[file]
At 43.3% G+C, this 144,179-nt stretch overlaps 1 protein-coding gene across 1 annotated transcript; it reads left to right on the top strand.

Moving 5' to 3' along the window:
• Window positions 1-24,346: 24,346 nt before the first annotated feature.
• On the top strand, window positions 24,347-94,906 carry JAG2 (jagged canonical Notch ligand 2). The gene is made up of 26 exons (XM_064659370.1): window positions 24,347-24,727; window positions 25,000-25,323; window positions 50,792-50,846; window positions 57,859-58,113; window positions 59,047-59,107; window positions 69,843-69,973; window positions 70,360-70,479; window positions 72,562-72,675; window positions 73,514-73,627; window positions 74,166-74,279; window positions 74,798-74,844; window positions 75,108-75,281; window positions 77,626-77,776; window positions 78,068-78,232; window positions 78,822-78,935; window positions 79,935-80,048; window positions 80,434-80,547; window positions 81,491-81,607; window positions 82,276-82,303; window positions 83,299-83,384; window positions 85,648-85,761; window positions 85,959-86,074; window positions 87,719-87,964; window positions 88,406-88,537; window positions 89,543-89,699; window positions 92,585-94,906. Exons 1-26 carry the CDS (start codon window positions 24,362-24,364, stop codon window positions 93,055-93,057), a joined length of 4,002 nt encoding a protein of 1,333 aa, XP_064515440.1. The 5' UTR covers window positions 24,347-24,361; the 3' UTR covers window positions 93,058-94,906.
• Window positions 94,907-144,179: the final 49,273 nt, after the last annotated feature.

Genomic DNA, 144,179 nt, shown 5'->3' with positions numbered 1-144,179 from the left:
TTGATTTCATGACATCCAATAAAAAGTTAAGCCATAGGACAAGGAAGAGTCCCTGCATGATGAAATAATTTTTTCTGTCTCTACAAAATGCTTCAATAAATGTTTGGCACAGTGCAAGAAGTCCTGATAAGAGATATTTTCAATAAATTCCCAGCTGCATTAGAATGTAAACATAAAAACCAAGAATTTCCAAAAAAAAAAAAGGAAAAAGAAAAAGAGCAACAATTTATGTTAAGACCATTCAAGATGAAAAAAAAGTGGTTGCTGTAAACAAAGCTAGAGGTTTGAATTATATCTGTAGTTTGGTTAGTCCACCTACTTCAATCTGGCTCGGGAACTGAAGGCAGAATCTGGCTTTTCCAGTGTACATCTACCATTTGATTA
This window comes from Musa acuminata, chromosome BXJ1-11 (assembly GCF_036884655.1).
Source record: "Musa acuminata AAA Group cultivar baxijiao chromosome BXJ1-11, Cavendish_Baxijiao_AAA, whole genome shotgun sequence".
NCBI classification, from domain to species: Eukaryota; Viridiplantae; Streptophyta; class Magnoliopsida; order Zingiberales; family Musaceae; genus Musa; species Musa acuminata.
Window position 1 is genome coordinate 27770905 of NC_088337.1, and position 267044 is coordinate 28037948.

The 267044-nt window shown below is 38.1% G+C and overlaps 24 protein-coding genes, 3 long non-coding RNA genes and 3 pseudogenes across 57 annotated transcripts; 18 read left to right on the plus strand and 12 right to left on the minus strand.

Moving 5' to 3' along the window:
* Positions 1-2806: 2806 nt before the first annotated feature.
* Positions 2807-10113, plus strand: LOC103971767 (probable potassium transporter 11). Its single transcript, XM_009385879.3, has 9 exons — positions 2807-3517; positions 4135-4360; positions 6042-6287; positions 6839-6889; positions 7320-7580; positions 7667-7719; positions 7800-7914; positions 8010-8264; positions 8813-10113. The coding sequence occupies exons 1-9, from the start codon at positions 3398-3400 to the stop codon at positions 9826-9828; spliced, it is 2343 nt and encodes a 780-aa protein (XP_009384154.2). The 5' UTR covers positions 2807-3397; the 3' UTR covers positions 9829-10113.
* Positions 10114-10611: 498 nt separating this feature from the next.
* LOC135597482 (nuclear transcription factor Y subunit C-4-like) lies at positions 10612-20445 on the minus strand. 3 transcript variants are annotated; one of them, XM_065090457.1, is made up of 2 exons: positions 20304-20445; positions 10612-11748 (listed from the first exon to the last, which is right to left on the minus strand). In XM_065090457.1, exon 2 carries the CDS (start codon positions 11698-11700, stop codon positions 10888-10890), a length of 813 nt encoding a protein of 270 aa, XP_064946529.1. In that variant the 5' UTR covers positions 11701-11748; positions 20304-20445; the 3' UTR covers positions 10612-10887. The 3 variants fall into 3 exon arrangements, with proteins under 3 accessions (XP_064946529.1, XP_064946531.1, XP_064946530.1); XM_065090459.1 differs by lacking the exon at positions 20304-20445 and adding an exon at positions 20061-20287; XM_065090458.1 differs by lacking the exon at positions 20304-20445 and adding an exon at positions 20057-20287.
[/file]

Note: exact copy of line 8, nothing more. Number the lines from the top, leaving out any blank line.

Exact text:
This window comes from Musa acuminata, chromosome BXJ1-11 (assembly GCF_036884655.1).